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Scand J Trauma Resusc Emerg Med. 2014 Feb 27;22:14. doi: 10.1186/1757-7241-22-14.

Red blood cell transfusion in septic shock - clinical characteristics and outcome of unselected patients in a prospective, multicentre cohort.

Author information

1
Department of Intensive Care, Copenhagen University Hospital, Rigshospitalet, Denmark. anders.perner@regionh.dk.

Abstract

BACKGROUND:

Treating anaemia with red blood cell (RBC) transfusion is frequent, but controversial, in patients with septic shock. Therefore we assessed characteristics and outcome associated with RBC transfusion in this group of high risk patients.

METHODS:

We did a prospective cohort study at 7 general intensive care units (ICUs) including all adult patients with septic shock in a 5-month period.

RESULTS:

Ninety-five of the 213 included patients (45%) received median 3 (interquartile range 2-5) RBC units during shock. The median pre-transfusion haemoglobin level was 8.1 (7.4-8.9) g/dl and independent of shock day and bleeding. Patients with cardiovascular disease were transfused at higher haemoglobin levels. Transfused patients had higher Simplified Acute Physiology Score (SAPS) II (56 (45-69) vs. 48 (37-61), p = 0.0005), more bleeding episodes, lower haemoglobin levels days 1 to 5, higher Sepsis-related Organ Failure Assessment (SOFA) scores (days 1 and 5), more days in shock (5 (3-10) vs. 2 (2-4), p = 0.0001), more days in ICU (10 (4-19) vs. 4 (2-8), p = 0.0001) and higher 90-day mortality (66 vs. 43%, p = 0.001). The latter association was lost after adjustment for admission category and SAPS II and SOFA-score on day 1.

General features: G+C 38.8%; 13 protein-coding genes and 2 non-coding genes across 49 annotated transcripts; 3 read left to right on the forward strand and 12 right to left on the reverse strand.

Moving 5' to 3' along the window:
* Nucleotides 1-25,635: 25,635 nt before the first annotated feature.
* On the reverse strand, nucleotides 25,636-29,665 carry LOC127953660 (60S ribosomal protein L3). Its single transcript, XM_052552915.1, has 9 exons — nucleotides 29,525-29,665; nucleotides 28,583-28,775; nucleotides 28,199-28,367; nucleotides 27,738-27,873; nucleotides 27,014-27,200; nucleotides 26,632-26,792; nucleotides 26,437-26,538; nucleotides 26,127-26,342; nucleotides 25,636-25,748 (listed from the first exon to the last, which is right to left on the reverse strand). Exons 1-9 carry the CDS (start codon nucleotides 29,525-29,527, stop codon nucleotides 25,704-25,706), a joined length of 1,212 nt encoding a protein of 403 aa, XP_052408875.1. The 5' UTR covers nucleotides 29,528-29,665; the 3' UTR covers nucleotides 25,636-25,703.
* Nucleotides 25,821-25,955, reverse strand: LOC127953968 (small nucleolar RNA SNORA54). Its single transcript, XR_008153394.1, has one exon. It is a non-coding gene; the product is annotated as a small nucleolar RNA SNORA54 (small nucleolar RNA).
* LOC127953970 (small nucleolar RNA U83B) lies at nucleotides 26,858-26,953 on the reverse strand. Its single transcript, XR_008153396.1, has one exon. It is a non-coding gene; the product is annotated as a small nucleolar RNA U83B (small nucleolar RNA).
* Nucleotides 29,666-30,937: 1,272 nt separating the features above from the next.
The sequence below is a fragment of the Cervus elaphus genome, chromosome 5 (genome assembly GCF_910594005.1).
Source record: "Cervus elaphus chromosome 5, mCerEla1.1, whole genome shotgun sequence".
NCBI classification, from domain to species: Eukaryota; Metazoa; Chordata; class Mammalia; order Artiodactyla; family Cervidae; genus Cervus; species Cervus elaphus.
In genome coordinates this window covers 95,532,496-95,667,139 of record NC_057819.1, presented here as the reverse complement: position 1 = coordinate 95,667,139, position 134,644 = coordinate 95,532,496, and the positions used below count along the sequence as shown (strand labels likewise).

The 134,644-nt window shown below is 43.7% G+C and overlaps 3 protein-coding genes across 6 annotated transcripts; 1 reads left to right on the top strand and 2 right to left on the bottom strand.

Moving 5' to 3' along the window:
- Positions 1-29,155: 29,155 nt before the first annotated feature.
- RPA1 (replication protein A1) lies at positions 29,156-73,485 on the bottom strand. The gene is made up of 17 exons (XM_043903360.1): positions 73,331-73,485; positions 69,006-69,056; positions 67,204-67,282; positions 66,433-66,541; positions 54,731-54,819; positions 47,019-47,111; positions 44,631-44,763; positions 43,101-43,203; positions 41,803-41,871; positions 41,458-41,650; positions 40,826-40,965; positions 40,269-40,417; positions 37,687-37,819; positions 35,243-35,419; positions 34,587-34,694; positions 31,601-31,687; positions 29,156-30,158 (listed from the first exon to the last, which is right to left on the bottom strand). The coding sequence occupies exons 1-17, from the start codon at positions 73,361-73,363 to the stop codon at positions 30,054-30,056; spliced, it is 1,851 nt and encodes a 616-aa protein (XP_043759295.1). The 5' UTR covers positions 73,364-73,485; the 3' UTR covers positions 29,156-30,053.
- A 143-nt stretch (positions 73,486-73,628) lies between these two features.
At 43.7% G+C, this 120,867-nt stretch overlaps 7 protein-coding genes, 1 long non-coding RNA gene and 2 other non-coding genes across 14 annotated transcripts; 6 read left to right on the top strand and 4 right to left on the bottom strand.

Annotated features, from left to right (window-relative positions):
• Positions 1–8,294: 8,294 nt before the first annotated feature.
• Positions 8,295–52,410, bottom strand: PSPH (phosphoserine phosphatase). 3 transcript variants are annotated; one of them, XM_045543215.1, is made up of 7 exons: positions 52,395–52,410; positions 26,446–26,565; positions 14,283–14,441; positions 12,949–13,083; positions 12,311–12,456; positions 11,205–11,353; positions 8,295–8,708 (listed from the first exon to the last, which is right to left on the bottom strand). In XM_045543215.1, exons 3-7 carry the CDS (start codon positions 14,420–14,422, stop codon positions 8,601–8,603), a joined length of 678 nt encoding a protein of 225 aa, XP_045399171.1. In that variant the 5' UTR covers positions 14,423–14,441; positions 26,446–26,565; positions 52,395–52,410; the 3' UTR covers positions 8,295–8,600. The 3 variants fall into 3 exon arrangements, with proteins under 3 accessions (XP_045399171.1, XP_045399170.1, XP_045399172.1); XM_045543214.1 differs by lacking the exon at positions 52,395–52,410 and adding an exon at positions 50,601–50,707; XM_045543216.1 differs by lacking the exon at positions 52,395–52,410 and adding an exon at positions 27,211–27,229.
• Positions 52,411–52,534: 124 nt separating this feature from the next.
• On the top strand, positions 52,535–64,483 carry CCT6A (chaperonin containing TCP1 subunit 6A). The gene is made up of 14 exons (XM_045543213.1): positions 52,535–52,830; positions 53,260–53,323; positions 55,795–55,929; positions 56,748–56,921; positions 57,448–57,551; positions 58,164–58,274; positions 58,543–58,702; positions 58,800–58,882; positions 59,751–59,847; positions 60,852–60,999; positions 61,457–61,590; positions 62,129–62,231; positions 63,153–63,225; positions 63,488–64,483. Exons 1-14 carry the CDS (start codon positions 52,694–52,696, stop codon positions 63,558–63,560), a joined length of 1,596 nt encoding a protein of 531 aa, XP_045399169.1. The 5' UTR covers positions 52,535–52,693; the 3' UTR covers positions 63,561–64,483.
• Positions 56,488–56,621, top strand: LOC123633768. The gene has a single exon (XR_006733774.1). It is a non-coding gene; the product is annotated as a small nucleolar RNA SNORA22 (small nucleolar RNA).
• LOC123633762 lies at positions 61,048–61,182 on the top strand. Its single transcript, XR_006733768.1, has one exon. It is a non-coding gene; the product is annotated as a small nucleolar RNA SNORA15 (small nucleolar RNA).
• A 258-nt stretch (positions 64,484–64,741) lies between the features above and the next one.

CONCLUSIONS:

The decision to transfuse patients with septic shock was likely affected by disease severity and bleeding, but haemoglobin level was the only measure that consistently differed between transfused and non-transfused patients.

PMID:
24571858
PMCID:
PMC3938972
DOI:
10.1186/1757-7241-22-14
[Indexed for MEDLINE]
Free PMC Article

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